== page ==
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The Story Behind Melbourne's Iconic Queen Victoria Market

Picture of Monique La Terra
Updated: 21 March 2018
Spread across 17 acres, the Queen Victoria Market is the largest open-air market in the southern hemisphere. Opened on the 20th of March 1878, this Heritage-listed market has been the heart and soul of Melbourne for 139 years and continues to draw locals and tourists alike. Whether you’re after fresh produce, gourmet delights, a souvenir or simply want to browse the sheds with a jam doughnut in hand, keep in mind the varied and rich history of the iconic landmark that is the Queen Victoria Market.

Western and Eastern Markets

The Western Market, Melbourne’s first official fruit and vegetable market, was established in 1841 — only six years after settlement began. Later, the Eastern Market was established in response to Melbourne’s rapid expansion, which led to the decline of the Western Market. In 1962 the Eastern Market was demolished.

The Lower and Upper Market

Bounded by Elizabeth, Victoria, Queen and Therry Streets, the Lower Market is the oldest section of the Queen Victoria Market. Comprising of the Deli Hall, Meat and Fish Hall and H and I Sheds, the Lower Market was originally intended as a fruits and vegetable market. Instead, the area was used to house livestock and hay.

In 1878 G, H, I and J sheds were constructed on the site; however, only two remain. G Shed was removed to make way for the Meat Hall, and J Shed was burnt down and is currently a public plaza. In 1929 the Deli Hall was built adjacent to H and I Sheds, making it the last addition to the Lower Market.

Courtesy Queen Victoria Market
Courtesy Queen Victoria Market

Unlike the Lower Market, the Upper Market was not originally intended as a marketplace. Instead, the site was used as a school, drill hall and as Melbourne’s first cemetery. Completed in 1930, the Upper Market, bordered by Queen, Victoria, Peel and Franklin Streets, includes Sheds A through F, as well as K and L Sheds. The Upper Market also once featured 60 brick stores housing wholesale agents and merchants, but after allegations of corruption, the Wholesale Market was relocated to Footscray. That, today, is all that remains in a row of stores along Franklin Street.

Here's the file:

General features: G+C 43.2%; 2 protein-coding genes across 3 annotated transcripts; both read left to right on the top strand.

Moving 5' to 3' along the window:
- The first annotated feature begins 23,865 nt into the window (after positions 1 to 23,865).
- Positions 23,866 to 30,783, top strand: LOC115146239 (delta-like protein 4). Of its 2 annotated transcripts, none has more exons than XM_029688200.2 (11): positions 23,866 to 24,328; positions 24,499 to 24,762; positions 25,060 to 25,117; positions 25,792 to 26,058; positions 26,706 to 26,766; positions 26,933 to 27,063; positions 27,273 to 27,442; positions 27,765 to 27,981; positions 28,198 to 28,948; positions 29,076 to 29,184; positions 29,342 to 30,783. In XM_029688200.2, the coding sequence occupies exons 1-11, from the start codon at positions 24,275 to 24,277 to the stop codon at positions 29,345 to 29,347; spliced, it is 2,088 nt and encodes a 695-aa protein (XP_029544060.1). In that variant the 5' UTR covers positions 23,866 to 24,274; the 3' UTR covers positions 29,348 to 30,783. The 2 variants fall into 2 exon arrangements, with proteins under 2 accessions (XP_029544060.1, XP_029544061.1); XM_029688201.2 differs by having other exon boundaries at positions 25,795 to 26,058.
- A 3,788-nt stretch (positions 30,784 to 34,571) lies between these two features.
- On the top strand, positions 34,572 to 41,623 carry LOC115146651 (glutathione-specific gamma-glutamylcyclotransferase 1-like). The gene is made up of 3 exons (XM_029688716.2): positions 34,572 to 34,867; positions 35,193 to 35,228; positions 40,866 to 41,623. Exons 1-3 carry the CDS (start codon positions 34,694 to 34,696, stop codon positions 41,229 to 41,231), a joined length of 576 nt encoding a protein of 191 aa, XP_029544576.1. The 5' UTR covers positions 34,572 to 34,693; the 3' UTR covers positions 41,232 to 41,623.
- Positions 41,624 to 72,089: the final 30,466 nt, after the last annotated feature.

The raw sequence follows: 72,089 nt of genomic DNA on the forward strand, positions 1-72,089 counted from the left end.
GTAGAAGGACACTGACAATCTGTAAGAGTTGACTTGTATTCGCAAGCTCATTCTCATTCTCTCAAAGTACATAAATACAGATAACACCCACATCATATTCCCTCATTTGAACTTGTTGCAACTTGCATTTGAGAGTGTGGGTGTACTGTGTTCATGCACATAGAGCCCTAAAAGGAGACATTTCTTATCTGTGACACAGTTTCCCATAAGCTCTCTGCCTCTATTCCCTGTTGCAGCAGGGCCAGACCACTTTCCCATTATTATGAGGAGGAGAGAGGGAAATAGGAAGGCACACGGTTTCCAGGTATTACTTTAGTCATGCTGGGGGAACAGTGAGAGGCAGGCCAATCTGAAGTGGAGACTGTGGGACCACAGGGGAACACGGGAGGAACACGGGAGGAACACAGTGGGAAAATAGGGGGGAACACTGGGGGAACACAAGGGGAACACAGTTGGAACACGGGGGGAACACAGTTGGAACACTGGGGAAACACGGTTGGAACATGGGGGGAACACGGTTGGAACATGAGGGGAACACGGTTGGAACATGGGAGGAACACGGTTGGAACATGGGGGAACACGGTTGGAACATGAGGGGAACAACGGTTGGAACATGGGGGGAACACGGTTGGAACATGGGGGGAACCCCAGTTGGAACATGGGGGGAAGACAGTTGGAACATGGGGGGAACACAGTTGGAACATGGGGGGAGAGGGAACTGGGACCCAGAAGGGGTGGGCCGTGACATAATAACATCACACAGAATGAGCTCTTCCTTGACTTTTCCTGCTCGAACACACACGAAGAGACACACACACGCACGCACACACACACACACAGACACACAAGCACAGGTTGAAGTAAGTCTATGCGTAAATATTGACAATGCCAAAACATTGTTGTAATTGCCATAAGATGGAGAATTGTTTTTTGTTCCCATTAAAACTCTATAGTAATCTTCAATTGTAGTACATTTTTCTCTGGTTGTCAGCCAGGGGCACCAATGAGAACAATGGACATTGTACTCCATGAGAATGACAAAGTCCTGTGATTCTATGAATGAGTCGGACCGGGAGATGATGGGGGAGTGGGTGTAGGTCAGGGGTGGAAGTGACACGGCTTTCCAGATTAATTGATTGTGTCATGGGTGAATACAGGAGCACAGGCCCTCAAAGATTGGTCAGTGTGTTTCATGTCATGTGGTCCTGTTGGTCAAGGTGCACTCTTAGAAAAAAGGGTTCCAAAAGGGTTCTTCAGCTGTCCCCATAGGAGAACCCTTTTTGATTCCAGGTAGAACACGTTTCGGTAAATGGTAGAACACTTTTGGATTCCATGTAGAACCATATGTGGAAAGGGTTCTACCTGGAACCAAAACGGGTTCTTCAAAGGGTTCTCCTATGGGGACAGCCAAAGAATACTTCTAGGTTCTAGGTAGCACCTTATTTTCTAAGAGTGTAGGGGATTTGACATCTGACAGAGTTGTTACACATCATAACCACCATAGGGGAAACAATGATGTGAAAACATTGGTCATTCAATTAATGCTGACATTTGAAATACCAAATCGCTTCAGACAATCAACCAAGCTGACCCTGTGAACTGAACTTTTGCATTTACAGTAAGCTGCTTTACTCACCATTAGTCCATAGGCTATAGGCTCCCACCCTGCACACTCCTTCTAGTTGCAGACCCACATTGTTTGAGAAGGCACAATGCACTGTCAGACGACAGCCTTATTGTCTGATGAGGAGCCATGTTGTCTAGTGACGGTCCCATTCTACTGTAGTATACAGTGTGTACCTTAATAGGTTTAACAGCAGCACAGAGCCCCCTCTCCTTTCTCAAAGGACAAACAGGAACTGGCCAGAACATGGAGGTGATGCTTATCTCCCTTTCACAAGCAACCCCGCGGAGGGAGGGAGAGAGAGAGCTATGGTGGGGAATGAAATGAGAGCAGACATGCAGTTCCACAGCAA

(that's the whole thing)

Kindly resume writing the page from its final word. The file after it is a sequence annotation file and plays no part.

Courtesy Queen Victoria Market
Courtesy Queen Victoria Market

Old Melbourne Cemetery

Between 1837 and 1854 the land now occupied by the Queen Victoria Market was a part of the Old Melbourne Cemetery where approximately 10,000 early settlers, including explorer John Batman, were buried. Upon the Market’s expansion onto the site in 1917, 914 bodies were exhumed and reinterred at other cemeteries around Melbourne. An estimated 9,000 bodies remain buried below the existing car park; no records exist of those buried there, because official documents were destroyed during a fire at Melbourne Town Hall.

Legacy

Listed on the Victorian Heritage Register as having “historical, archaeological, social, architectural and aesthetic significance to the State of Victoria,” the Queen Victoria Market is as popular as ever and continues to be a place where the community unites. The QVM is also the “number 1 international tourist destination in Victoria,” according to Tourism Victoria.

Queen Victoria Market │
Queen Victoria Market │ | © Jes/Flickr

Night Market

Now in its twentieth year, the Queen Victoria Summer Night Market is a beloved Melbourne event that showcases talented musicians and roving performances; it features global food traders as well as artisan and vintage stalls. In 2016, the Winter Night Market was launched providing a cosier alternative to the summer series.

Queen Victoria Market, 513 Elizabeth St, Melbourne, VIC, Australia, +61 3 9320 5822

Play Melbourne Live at Queen Vic Market │
Play Melbourne Live at Queen Vic Market │ | © Tourism Victoria/Flickr